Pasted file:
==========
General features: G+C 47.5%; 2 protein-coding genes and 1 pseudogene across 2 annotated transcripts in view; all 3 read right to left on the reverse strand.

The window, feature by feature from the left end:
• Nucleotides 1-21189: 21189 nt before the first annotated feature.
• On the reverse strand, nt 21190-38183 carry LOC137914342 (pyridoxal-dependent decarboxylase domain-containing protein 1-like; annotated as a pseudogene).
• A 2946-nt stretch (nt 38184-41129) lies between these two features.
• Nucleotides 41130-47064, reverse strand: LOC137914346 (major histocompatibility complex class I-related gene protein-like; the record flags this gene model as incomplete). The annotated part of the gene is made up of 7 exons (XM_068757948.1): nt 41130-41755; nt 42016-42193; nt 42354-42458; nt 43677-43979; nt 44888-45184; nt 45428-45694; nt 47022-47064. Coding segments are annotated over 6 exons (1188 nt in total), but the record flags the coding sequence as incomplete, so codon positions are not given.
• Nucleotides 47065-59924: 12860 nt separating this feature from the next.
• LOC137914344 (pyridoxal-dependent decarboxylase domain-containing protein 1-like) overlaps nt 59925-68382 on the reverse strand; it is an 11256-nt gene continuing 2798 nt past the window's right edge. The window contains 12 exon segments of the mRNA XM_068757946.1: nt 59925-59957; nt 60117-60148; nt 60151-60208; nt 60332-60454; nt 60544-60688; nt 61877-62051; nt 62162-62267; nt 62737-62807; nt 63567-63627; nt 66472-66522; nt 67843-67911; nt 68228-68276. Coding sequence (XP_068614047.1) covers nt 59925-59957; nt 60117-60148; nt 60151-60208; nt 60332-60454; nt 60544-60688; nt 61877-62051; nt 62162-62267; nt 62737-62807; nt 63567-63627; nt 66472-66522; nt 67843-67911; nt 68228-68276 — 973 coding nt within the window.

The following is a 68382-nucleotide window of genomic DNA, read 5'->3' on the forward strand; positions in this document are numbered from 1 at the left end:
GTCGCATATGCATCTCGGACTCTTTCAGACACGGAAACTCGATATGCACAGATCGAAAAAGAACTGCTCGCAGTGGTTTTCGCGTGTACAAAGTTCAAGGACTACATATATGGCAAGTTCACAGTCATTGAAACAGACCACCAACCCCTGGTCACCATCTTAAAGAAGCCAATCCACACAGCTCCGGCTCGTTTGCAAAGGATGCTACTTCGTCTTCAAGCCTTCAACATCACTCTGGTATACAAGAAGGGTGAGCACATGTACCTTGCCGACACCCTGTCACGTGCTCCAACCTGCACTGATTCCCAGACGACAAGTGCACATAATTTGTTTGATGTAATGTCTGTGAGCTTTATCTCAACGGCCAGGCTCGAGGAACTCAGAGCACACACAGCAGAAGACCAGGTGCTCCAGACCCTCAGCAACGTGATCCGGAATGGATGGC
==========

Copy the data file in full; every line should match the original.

General features: G+C 47.5%; 2 protein-coding genes and 1 pseudogene across 2 annotated transcripts in view; all 3 read right to left on the reverse strand.

The window, feature by feature from the left end:
• Nucleotides 1-21189: 21189 nt before the first annotated feature.
• On the reverse strand, nt 21190-38183 carry LOC137914342 (pyridoxal-dependent decarboxylase domain-containing protein 1-like; annotated as a pseudogene).
• A 2946-nt stretch (nt 38184-41129) lies between these two features.
• Nucleotides 41130-47064, reverse strand: LOC137914346 (major histocompatibility complex class I-related gene protein-like; the record flags this gene model as incomplete). The annotated part of the gene is made up of 7 exons (XM_068757948.1): nt 41130-41755; nt 42016-42193; nt 42354-42458; nt 43677-43979; nt 44888-45184; nt 45428-45694; nt 47022-47064. Coding segments are annotated over 6 exons (1188 nt in total), but the record flags the coding sequence as incomplete, so codon positions are not given.
• Nucleotides 47065-59924: 12860 nt separating this feature from the next.
• LOC137914344 (pyridoxal-dependent decarboxylase domain-containing protein 1-like) overlaps nt 59925-68382 on the reverse strand; it is an 11256-nt gene continuing 2798 nt past the window's right edge. The window contains 12 exon segments of the mRNA XM_068757946.1: nt 59925-59957; nt 60117-60148; nt 60151-60208; nt 60332-60454; nt 60544-60688; nt 61877-62051; nt 62162-62267; nt 62737-62807; nt 63567-63627; nt 66472-66522; nt 67843-67911; nt 68228-68276. Coding sequence (XP_068614047.1) covers nt 59925-59957; nt 60117-60148; nt 60151-60208; nt 60332-60454; nt 60544-60688; nt 61877-62051; nt 62162-62267; nt 62737-62807; nt 63567-63627; nt 66472-66522; nt 67843-67911; nt 68228-68276 — 973 coding nt within the window.

The following is a 68382-nucleotide window of genomic DNA, read 5'->3' on the forward strand; positions in this document are numbered from 1 at the left end:
GTCGCATATGCATCTCGGACTCTTTCAGACACGGAAACTCGATATGCACAGATCGAAAAAGAACTGCTCGCAGTGGTTTTCGCGTGTACAAAGTTCAAGGACTACATATATGGCAAGTTCACAGTCATTGAAACAGACCACCAACCCCTGGTCACCATCTTAAAGAAGCCAATCCACACAGCTCCGGCTCGTTTGCAAAGGATGCTACTTCGTCTTCAAGCCTTCAACATCACTCTGGTATACAAGAAGGGTGAGCACATGTACCTTGCCGACACCCTGTCACGTGCTCCAACCTGCACTGATTCCCAGACGACAAGTGCACATAATTTGTTTGATGTAATGTCTGTGAGCTTTATCTCAACGGCCAGGCTCGAGGAACTCAGAGCACACACAGCAGAAGACCAGGTGCTCCAGACCCTCAGCAACGTGATCCGGAATGGATGGC